A: Well, for Russia, access to capital markets, direct investment, and particularly advanced technologies are all very important. Some of the mega offshore projects for oil and natural gas strongly depend on new technologies which Russia does not possess. I believe that those could be some of the potential interests that Russia would demonstrate during the G8 meeting. As far as the United States and Western Europe are concerned, there is evidence that both of these large energy importing entities would like to see Russia as a kind of long-term strategic partner. There were several non-governmental initiatives to network experts in the G8 countries throughout Europe and Japan to get in touch with the issues of the upcoming G8 Summit. Russia would like to use this Summit as an opportunity to present itself not only as a current energy superpower, but as a promising energy supplier in the global markets of the future. As far as Japan and Russia are concerned, they are G8 regional economies located in Northeast Asia. They have specific interests in other geographical areas. It could be very useful if Japan and Russia work together and present some of the issues related to Northeast Asia. Certainly, the European Union is less interested in Eastern Russia, including Sakhalin.

Q: We have been watching Russia-U.S. strategic dialogue since 2002. What route is being taken in terms of real money and real investment?

A: The website for the Russian Center of Strategic Research contains information on the recent expert-level meetings between Russia and the United States. These conferences have been focusing on LNG. Some other meetings were focusing on the taxation frameworks, and other issues. These discussions serve as the channel through which the U.S. government extends its influence and expertise. Furthermore, these discussions provide valuable information and know-how to Russia's energy policy makers.

Q: Concerning the reserves not under production in Eastern Siberia and the "Urals" blend, there was some discussion about production levels and whether they are sustainable. What is your take on this because from your presentation we learned that there is a lot of potential if there is enough investment? Yet, this is what is happening now, so it seems as though there are a lot of "ifs."

A: As far as the reserves additions and production volumes are concerned the situation is very sad. Companies do not invest enough in exploration and attempt to invest only a fraction of what is needed to enlarge the reserves, which are still large by the international standards in terms of reserves/production ratio. Among the problems of the Russian energy sector, energy efficiency and research and development looms large. The government is working on these issues, and legislation has been adopted which will progress and correct the situation. This requires time. However, oil companies will start to think about their own future investing more in exploration. Things may get worse somewhere around 2015. So the hope is that by that time, the private sector will take on more of its own responsibility on this issue.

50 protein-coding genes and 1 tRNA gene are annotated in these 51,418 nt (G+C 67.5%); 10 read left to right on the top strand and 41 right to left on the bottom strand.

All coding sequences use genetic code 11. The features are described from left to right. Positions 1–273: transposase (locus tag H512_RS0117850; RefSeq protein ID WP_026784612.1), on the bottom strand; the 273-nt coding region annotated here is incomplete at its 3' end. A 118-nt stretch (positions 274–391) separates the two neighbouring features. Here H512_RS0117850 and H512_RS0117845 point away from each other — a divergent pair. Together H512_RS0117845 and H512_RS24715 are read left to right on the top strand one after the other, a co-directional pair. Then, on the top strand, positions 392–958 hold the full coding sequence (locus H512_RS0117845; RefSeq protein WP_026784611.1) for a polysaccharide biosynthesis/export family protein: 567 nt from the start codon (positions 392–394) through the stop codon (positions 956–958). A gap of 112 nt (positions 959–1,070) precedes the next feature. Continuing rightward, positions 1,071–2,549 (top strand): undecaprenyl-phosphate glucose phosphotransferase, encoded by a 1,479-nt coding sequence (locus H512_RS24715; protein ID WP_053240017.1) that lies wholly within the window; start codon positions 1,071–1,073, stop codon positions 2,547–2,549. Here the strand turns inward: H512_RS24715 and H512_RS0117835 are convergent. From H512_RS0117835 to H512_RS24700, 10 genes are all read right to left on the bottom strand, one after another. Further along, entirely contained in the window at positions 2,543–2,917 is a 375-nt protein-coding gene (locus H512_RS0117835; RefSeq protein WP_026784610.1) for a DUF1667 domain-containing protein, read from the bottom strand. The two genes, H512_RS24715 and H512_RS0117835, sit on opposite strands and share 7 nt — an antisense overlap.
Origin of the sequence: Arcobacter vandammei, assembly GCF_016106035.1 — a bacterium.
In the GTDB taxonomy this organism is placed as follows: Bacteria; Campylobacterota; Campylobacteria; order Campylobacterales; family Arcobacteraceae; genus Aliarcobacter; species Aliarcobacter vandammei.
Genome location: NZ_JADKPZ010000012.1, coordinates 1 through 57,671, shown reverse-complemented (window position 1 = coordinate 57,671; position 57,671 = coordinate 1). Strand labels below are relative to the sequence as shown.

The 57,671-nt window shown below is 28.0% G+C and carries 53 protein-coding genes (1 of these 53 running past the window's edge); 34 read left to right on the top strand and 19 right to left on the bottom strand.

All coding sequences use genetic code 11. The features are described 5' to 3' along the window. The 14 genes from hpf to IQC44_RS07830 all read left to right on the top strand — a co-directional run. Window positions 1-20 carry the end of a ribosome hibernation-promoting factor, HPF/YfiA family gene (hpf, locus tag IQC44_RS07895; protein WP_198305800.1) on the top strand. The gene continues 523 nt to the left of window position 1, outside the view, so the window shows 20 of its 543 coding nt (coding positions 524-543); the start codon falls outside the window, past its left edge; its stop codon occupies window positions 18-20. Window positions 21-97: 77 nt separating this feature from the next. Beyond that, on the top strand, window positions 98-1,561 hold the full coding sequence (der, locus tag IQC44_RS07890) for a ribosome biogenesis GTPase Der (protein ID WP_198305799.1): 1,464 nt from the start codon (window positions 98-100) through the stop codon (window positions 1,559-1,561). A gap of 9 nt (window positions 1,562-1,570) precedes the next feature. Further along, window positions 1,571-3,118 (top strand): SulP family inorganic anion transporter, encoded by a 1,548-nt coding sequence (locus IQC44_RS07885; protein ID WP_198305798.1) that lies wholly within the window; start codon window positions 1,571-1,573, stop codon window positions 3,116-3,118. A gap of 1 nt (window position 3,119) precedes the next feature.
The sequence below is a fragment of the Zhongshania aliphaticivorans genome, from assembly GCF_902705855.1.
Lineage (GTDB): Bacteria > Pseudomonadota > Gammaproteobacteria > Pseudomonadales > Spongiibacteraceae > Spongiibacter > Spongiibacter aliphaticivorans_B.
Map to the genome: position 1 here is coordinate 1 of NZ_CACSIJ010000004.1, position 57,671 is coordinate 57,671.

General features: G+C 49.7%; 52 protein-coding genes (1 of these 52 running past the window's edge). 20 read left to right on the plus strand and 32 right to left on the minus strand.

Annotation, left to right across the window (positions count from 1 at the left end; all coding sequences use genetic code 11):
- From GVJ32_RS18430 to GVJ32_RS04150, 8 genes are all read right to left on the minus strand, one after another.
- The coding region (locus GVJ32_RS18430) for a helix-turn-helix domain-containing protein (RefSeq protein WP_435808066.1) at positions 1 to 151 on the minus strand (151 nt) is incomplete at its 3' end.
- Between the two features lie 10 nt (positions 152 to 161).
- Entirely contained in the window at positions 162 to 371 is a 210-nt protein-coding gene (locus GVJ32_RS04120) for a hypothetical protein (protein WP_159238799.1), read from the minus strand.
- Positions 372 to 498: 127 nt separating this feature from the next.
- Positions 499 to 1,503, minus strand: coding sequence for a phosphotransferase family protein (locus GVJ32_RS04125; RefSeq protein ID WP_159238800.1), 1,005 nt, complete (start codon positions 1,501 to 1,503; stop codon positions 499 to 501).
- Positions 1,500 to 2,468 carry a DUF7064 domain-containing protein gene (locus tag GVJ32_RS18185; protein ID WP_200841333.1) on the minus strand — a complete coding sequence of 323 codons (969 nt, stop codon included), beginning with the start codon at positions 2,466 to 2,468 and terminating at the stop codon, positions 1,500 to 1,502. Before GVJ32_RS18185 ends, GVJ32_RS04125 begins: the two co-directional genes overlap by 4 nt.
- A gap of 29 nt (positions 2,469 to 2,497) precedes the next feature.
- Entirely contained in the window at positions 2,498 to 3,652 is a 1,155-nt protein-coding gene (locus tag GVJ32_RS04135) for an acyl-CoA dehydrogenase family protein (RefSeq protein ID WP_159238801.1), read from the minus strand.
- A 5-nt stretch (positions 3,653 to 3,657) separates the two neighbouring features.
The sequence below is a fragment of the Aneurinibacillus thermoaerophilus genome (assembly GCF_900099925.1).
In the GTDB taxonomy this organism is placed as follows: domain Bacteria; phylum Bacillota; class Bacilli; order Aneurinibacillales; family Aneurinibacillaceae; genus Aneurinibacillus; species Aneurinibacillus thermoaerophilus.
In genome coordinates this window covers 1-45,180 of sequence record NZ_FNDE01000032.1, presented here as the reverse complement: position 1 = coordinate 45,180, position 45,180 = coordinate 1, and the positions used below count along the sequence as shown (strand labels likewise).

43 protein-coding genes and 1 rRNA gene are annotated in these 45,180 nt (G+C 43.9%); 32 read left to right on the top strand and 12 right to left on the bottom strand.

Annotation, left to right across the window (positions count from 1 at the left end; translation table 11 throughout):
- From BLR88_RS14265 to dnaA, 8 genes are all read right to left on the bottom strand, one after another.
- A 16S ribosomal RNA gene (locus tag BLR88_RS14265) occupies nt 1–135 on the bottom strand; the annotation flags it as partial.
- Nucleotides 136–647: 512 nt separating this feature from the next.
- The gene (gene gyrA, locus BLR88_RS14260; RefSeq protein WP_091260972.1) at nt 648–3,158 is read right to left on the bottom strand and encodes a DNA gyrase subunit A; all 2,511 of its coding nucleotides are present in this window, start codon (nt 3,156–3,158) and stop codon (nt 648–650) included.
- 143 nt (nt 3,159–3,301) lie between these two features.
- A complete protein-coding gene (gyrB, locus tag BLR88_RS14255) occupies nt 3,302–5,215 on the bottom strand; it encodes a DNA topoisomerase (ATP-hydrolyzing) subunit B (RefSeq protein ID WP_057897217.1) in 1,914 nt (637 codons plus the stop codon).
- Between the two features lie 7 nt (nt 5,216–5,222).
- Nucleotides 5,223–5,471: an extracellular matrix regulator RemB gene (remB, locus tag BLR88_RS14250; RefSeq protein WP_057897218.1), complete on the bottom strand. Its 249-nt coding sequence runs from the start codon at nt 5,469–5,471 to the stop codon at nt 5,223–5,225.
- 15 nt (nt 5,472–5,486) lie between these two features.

Q: On the Pacific oil terminal issue again, I understand that even if there are sufficient reserves the costs of delivering that oil to the Pacific terminal or pipeline would be very substantial. In fact, there had been some calculations done by the Petroleum Association of Japan suggesting the costs would be more than double that of oil from alternative sources. If that is right, then there would have to be significant subsidies of that pipeline by the Russian government, either by using its own money or by allowing foreign investment to take on that role. How willing do you think the Russian government is to provide those kinds of subsidies to meet those strategic goals that you were talking about?

A: Well, the Russian government regulates the transportation tariffs for such natural monopolies as Russian railways, as well as Gazprom, United Energy Systems (electricity company) and Transneft. After several years, Transneft was able to increase its transportation tariffs at the rate of inflation. As far as the Pacific pipeline is concerned, Transneft itself is saying that the transportation on this route, until the investments are fully covered, would be double the cost of the Western routes. The good news is that Transneft claims that its oil moving charges are the most competitive in the world. So again, the charge of US$50 per ton by rail, or US$7 per barrel, would still be twice as expensive compared to the western direction. Oil companies will pay this money, reducing their profits. The whole story about the VSTO pipeline project is that it is a commercially viable venture, and does not require any government assistance. But at some points, some measures will have to be taken.

Q: What is the tariff regulation policy for Transneft? Is it a pool system so that cross-subsidies are possible in Transneft in order the Pacific pipeline project to be subsidized by revenues generated from the oil shipments in other parts of Russia?

A: Transneft maintains that other companies, who use existing routes in Western Russia, should pay a little more and help to maintain the VSTO tariffs at a reasonable level.

*This summary was compiled by RIETI Editorial staff.